I appeared on NBC's "Meet the Press" on Sunday to talk about the state of HealthCare.Gov. Before I came on, Mike Rogers, a Republican congressman from Michigan, delivered his take. Obamacare's effects turned out to be more dire than I'd ever imagined.

"The next go-round on the business side is 80 to 100 million people will get cancellation notices," he said. Challenged by Democrat Chris Van Hollen, Rogers doubled down. "Eighty million people are going to get pink slips," he continued. "Their own estimate. Eighty million."

That's more cancellation notices than the estimates I've seen by a factor of at least 10. I asked Rogers's press secretary where the number came from. Turns out it's not exactly the administration's own estimates. It's a Daily Caller interview with Christopher Conover, a research scholar at Duke University and an adjunct scholar at the American Enterprise Institute.

According to Conover, Rogers, if anything, understated his case: Conover says "at least" 129 million people will lose their coverage by the end of 2014.

How does Conover reach such a startling estimate? By redefining what it means to lose your coverage.

What Conover's talking about here isn't cancellation notices or pink slips, as Rogers says. It's any change to a plan at all. One of the examples he gives is the requirement to cover children up to age 26. Though plans offered by large employers are exempt from most of Obamacare's regulations, they have to abide by that one. And that regulation, popular as it is, costs money. So millions of employer plans expanded to cover older children and, in most cases, raised premiums slightly. According to Conover, all the people in those plans lost their plans because they "no longer have the health plans they used to have."

This isn't how most people define losing their plan. I have family members whose insurance expanded to cover their adult children. They didn't call me complaining that they lost their plan. They called me ecstatic that their plan had improved.

But Conover's original post on this subject, where he explains his methodology in some detail, isn't actually about people losing their plans, at least as most people would understand that event. It's about Obama's rhetoric, which really did go too far. Obama said that "if you are among the hundreds of millions of Americans who already have health insurance through your job, Medicare, Medicaid, or the VA, nothing in this plan will require you or your employer to change the coverage or the doctor you have." Conover shows that, in small but real ways, that was flatly untrue. Employer-based insurance, for instance, could no longer include lifetime caps. That's a change in coverage, even if it's minor and even if it's popular.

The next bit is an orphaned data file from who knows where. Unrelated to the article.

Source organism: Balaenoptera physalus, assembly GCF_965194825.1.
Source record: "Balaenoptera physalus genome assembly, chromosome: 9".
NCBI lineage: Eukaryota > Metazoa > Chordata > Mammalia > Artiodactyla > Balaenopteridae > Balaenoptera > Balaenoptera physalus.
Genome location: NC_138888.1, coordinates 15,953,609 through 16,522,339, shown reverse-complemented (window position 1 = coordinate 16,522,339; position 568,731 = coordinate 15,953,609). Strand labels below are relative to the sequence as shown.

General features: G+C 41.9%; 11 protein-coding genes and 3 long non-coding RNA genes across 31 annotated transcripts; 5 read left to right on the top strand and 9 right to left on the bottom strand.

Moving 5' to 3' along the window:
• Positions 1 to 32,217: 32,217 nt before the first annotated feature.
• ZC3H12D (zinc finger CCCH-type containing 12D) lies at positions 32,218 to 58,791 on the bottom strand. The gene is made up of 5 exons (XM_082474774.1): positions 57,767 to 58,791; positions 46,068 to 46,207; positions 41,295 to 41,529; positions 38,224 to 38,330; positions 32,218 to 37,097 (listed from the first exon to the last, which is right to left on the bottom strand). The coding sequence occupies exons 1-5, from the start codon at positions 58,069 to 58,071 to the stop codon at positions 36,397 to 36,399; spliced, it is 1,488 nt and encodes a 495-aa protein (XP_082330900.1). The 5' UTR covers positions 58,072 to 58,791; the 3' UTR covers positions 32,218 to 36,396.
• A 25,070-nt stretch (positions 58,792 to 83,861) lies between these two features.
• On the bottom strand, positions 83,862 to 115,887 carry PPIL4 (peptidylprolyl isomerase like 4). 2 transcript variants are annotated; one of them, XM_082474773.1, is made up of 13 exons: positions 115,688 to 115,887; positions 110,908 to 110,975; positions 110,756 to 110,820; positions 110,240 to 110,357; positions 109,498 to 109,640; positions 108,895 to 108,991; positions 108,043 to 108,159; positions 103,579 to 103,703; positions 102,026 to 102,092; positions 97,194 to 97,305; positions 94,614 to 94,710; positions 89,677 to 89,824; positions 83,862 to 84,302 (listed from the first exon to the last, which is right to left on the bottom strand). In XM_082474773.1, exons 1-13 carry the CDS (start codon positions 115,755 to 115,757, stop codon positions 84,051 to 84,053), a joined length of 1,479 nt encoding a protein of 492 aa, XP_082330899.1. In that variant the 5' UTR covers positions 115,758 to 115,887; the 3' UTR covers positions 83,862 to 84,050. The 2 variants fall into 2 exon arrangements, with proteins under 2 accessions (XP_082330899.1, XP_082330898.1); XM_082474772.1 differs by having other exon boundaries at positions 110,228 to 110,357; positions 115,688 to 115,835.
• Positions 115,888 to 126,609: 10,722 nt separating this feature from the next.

As Conover wrote to me in an e-mail, "As I tried to emphasize in my piece, the problem with the president’s promise was its unequivocal nature."

But what Rogers said on "Meet the Press" is also flatly untrue. It's simply not the case that 80 to 100 million people are going to get cancellation notices over the next year.

As for Conover's definition of losing your health insurance, it's telling that so many of the people losing their health insurance don't think they've lost their health insurance. Many of them think their health insurance has improved! And small changes to benefits and premiums are common in employer-provided health-care plans.

I guess the wait screen isn't scary enough anymore? (Photo by Karen Bleier/Getty Images)
I guess the wait screen isn't scary enough anymore? (Photo by Karen Bleier/Getty Images)

Some of Conover's data comes from the Kaiser Family Foundation's annual, and invaluable, Health Benefits Survey. So I ran his post by Kaiser's Larry Levitt, who used to manage the survey. "Under this definition, " Levitt replied, "the idea of keeping your plan ceases to be meaningful." He went on to say that "virtually every health plan changed in some way every year -- tweaking benefits, cost-sharing, drug formularies, provider networks, etc."

I asked Levitt whether anything he'd seen in the last few months had led him to believe that Obamacare was making more serious changes to employer-based plans than had previously been thought. "The Affordable Care Act did largely leave the employer market alone," he replied. "The essential benefit regulations don’t apply to large employer plans. There are very, very few requirements that apply to large employer plans."

Obama has taken deserved heat for downplaying the individual-market insurance cancellations that were a predictable and intended consequence of Obamacare. But Republicans are now wildly exaggerating the number of people who will lose their plans in order to spread fear and anxiety about Obamacare.